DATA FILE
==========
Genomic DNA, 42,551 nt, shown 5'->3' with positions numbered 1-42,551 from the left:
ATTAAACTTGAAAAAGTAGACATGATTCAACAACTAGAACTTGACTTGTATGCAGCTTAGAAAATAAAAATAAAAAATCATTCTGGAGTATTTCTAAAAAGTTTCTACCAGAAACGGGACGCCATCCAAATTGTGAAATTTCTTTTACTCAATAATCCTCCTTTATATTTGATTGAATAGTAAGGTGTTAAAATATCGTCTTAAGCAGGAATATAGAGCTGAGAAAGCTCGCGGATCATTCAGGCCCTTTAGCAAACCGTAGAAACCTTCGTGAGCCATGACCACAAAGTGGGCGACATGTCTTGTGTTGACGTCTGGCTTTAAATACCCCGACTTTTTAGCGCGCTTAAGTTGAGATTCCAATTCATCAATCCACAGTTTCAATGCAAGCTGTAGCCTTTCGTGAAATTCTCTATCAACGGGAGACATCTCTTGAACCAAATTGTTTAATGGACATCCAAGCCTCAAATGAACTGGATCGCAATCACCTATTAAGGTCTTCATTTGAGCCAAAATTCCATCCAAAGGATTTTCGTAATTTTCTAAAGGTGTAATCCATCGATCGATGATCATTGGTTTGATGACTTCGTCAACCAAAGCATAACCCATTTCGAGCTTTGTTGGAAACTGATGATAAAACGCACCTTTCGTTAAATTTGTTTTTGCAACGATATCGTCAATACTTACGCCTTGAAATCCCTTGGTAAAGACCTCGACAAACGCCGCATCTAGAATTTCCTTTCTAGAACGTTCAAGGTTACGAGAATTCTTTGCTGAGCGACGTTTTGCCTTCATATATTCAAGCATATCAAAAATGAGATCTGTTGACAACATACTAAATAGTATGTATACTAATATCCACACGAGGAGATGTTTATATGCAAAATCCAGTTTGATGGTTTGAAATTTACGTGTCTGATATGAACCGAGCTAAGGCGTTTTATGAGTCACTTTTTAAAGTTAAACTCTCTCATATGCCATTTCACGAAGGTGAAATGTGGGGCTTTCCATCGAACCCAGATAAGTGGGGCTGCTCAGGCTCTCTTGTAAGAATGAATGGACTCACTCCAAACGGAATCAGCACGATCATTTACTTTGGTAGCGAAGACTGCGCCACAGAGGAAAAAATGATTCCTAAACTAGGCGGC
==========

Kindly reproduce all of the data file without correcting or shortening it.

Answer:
Genomic DNA, 42,551 nt, shown 5'->3' with positions numbered 1-42,551 from the left:
ATTAAACTTGAAAAAGTAGACATGATTCAACAACTAGAACTTGACTTGTATGCAGCTTAGAAAATAAAAATAAAAAATCATTCTGGAGTATTTCTAAAAAGTTTCTACCAGAAACGGGACGCCATCCAAATTGTGAAATTTCTTTTACTCAATAATCCTCCTTTATATTTGATTGAATAGTAAGGTGTTAAAATATCGTCTTAAGCAGGAATATAGAGCTGAGAAAGCTCGCGGATCATTCAGGCCCTTTAGCAAACCGTAGAAACCTTCGTGAGCCATGACCACAAAGTGGGCGACATGTCTTGTGTTGACGTCTGGCTTTAAATACCCCGACTTTTTAGCGCGCTTAAGTTGAGATTCCAATTCATCAATCCACAGTTTCAATGCAAGCTGTAGCCTTTCGTGAAATTCTCTATCAACGGGAGACATCTCTTGAACCAAATTGTTTAATGGACATCCAAGCCTCAAATGAACTGGATCGCAATCACCTATTAAGGTCTTCATTTGAGCCAAAATTCCATCCAAAGGATTTTCGTAATTTTCTAAAGGTGTAATCCATCGATCGATGATCATTGGTTTGATGACTTCGTCAACCAAAGCATAACCCATTTCGAGCTTTGTTGGAAACTGATGATAAAACGCACCTTTCGTTAAATTTGTTTTTGCAACGATATCGTCAATACTTACGCCTTGAAATCCCTTGGTAAAGACCTCGACAAACGCCGCATCTAGAATTTCCTTTCTAGAACGTTCAAGGTTACGAGAATTCTTTGCTGAGCGACGTTTTGCCTTCATATATTCAAGCATATCAAAAATGAGATCTGTTGACAACATACTAAATAGTATGTATACTAATATCCACACGAGGAGATGTTTATATGCAAAATCCAGTTTGATGGTTTGAAATTTACGTGTCTGATATGAACCGAGCTAAGGCGTTTTATGAGTCACTTTTTAAAGTTAAACTCTCTCATATGCCATTTCACGAAGGTGAAATGTGGGGCTTTCCATCGAACCCAGATAAGTGGGGCTGCTCAGGCTCTCTTGTAAGAATGAATGGACTCACTCCAAACGGAATCAGCACGATCATTTACTTTGGTAGCGAAGACTGCGCCACAGAGGAAAAAATGATTCCTAAACTAGGCGGC